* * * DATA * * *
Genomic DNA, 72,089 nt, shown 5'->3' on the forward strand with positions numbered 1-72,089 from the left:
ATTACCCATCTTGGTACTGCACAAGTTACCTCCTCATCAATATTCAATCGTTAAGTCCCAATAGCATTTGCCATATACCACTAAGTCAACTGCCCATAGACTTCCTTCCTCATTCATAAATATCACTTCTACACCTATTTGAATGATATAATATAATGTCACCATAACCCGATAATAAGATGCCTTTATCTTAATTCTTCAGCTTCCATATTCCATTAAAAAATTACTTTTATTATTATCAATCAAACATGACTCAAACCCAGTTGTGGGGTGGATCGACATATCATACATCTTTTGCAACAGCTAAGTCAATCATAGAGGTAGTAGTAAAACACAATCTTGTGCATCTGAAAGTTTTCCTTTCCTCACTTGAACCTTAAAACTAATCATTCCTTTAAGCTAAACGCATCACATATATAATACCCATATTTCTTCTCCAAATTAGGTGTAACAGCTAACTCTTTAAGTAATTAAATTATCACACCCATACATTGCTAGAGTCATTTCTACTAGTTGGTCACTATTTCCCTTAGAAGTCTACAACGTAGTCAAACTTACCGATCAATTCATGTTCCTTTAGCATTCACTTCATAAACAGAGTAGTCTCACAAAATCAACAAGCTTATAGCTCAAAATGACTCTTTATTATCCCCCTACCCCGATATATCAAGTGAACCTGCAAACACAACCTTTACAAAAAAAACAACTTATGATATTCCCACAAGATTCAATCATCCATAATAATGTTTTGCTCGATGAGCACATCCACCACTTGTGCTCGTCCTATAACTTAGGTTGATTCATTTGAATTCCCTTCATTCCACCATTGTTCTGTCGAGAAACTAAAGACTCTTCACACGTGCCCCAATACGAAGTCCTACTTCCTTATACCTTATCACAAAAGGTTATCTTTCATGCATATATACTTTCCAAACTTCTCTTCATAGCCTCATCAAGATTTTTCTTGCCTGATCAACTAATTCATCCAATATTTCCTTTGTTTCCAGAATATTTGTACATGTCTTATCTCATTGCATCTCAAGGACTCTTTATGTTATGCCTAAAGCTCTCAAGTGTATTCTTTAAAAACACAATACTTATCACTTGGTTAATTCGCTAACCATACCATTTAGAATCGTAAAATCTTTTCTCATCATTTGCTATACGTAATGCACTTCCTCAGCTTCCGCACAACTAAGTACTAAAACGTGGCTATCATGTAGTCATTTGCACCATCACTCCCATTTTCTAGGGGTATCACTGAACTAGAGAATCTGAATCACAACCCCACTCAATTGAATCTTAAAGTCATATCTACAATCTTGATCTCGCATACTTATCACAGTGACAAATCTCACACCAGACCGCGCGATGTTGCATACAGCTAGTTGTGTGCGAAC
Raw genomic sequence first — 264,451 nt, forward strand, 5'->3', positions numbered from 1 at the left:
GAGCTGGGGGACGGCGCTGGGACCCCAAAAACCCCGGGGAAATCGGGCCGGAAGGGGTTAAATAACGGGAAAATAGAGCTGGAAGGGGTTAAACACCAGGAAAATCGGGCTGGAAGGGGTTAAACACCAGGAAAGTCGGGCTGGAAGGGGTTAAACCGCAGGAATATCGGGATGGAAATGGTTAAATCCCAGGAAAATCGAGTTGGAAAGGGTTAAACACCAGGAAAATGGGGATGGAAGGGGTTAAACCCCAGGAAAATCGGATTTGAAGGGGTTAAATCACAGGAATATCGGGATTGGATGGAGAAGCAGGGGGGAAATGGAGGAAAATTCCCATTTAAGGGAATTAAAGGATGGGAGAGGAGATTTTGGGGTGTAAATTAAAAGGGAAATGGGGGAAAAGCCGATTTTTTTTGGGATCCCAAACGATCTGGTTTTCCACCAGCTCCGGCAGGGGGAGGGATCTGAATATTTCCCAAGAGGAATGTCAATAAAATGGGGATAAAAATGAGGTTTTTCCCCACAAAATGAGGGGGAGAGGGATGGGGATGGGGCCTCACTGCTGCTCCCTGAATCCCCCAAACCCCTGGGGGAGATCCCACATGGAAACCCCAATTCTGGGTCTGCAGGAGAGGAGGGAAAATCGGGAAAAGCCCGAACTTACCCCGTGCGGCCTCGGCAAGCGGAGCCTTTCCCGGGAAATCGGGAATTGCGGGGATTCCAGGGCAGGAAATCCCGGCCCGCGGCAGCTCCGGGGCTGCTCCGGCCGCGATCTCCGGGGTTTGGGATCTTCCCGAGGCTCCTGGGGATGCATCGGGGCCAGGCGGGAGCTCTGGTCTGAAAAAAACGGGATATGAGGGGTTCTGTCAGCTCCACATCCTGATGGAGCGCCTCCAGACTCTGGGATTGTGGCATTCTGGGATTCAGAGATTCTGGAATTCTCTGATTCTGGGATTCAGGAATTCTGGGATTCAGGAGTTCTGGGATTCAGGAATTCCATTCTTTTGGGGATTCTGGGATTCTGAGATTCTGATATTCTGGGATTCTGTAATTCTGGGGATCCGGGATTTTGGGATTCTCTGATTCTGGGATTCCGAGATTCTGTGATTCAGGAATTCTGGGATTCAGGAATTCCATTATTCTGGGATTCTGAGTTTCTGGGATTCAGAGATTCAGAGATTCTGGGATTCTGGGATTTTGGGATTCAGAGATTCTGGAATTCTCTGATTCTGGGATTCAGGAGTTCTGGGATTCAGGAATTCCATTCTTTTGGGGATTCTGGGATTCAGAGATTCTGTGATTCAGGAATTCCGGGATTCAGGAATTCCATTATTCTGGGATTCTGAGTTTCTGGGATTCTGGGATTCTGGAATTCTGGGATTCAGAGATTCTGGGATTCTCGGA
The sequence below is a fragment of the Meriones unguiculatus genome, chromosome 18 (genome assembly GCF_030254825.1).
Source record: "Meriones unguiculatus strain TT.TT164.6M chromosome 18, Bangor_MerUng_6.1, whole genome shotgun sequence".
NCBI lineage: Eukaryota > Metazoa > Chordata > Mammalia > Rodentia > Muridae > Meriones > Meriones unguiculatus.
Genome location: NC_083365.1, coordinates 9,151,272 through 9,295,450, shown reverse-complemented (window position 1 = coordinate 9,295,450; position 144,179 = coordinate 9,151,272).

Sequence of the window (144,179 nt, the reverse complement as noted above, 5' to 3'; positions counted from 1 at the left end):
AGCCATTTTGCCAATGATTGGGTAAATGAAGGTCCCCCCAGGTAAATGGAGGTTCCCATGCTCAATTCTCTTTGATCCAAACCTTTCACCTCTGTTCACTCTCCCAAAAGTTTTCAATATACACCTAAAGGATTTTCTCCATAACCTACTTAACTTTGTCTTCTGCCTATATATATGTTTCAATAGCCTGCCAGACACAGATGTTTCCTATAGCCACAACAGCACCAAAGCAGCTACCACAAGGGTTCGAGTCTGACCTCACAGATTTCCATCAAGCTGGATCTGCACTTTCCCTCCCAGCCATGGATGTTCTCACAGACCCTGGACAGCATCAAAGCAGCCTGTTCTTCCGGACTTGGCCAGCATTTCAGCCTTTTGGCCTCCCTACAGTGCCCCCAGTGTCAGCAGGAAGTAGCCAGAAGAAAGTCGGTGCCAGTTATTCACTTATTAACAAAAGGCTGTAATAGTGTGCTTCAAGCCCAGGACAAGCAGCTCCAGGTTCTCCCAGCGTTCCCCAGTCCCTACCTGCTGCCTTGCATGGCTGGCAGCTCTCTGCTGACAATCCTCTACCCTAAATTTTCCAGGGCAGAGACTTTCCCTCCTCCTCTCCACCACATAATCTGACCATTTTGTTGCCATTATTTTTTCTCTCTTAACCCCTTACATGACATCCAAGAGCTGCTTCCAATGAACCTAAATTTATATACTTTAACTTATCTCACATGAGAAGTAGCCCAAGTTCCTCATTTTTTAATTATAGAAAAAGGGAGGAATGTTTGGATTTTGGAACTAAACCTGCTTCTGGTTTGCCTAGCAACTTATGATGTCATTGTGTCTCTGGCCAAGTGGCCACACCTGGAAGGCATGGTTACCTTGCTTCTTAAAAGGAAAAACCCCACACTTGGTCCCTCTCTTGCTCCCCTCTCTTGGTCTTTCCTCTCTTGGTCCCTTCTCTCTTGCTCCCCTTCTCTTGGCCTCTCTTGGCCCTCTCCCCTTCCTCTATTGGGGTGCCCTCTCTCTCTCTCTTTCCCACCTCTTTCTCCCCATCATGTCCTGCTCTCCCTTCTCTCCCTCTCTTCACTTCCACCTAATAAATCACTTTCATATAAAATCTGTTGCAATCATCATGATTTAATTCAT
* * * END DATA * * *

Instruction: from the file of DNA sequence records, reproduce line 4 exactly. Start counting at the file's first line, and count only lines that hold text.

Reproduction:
GAGCTGGGGGACGGCGCTGGGACCCCAAAAACCCCGGGGAAATCGGGCCGGAAGGGGTTAAATAACGGGAAAATAGAGCTGGAAGGGGTTAAACACCAGGAAAATCGGGCTGGAAGGGGTTAAACACCAGGAAAGTCGGGCTGGAAGGGGTTAAACCGCAGGAATATCGGGATGGAAATGGTTAAATCCCAGGAAAATCGAGTTGGAAAGGGTTAAACACCAGGAAAATGGGGATGGAAGGGGTTAAACCCCAGGAAAATCGGATTTGAAGGGGTTAAATCACAGGAATATCGGGATTGGATGGAGAAGCAGGGGGGAAATGGAGGAAAATTCCCATTTAAGGGAATTAAAGGATGGGAGAGGAGATTTTGGGGTGTAAATTAAAAGGGAAATGGGGGAAAAGCCGATTTTTTTTGGGATCCCAAACGATCTGGTTTTCCACCAGCTCCGGCAGGGGGAGGGATCTGAATATTTCCCAAGAGGAATGTCAATAAAATGGGGATAAAAATGAGGTTTTTCCCCACAAAATGAGGGGGAGAGGGATGGGGATGGGGCCTCACTGCTGCTCCCTGAATCCCCCAAACCCCTGGGGGAGATCCCACATGGAAACCCCAATTCTGGGTCTGCAGGAGAGGAGGGAAAATCGGGAAAAGCCCGAACTTACCCCGTGCGGCCTCGGCAAGCGGAGCCTTTCCCGGGAAATCGGGAATTGCGGGGATTCCAGGGCAGGAAATCCCGGCCCGCGGCAGCTCCGGGGCTGCTCCGGCCGCGATCTCCGGGGTTTGGGATCTTCCCGAGGCTCCTGGGGATGCATCGGGGCCAGGCGGGAGCTCTGGTCTGAAAAAAACGGGATATGAGGGGTTCTGTCAGCTCCACATCCTGATGGAGCGCCTCCAGACTCTGGGATTGTGGCATTCTGGGATTCAGAGATTCTGGAATTCTCTGATTCTGGGATTCAGGAATTCTGGGATTCAGGAGTTCTGGGATTCAGGAATTCCATTCTTTTGGGGATTCTGGGATTCTGAGATTCTGATATTCTGGGATTCTGTAATTCTGGGGATCCGGGATTTTGGGATTCTCTGATTCTGGGATTCCGAGATTCTGTGATTCAGGAATTCTGGGATTCAGGAATTCCATTATTCTGGGATTCTGAGTTTCTGGGATTCAGAGATTCAGAGATTCTGGGATTCTGGGATTTTGGGATTCAGAGATTCTGGAATTCTCTGATTCTGGGATTCAGGAGTTCTGGGATTCAGGAATTCCATTCTTTTGGGGATTCTGGGATTCAGAGATTCTGTGATTCAGGAATTCCGGGATTCAGGAATTCCATTATTCTGGGATTCTGAGTTTCTGGGATTCTGGGATTCTGGAATTCTGGGATTCAGAGATTCTGGGATTCTCGGA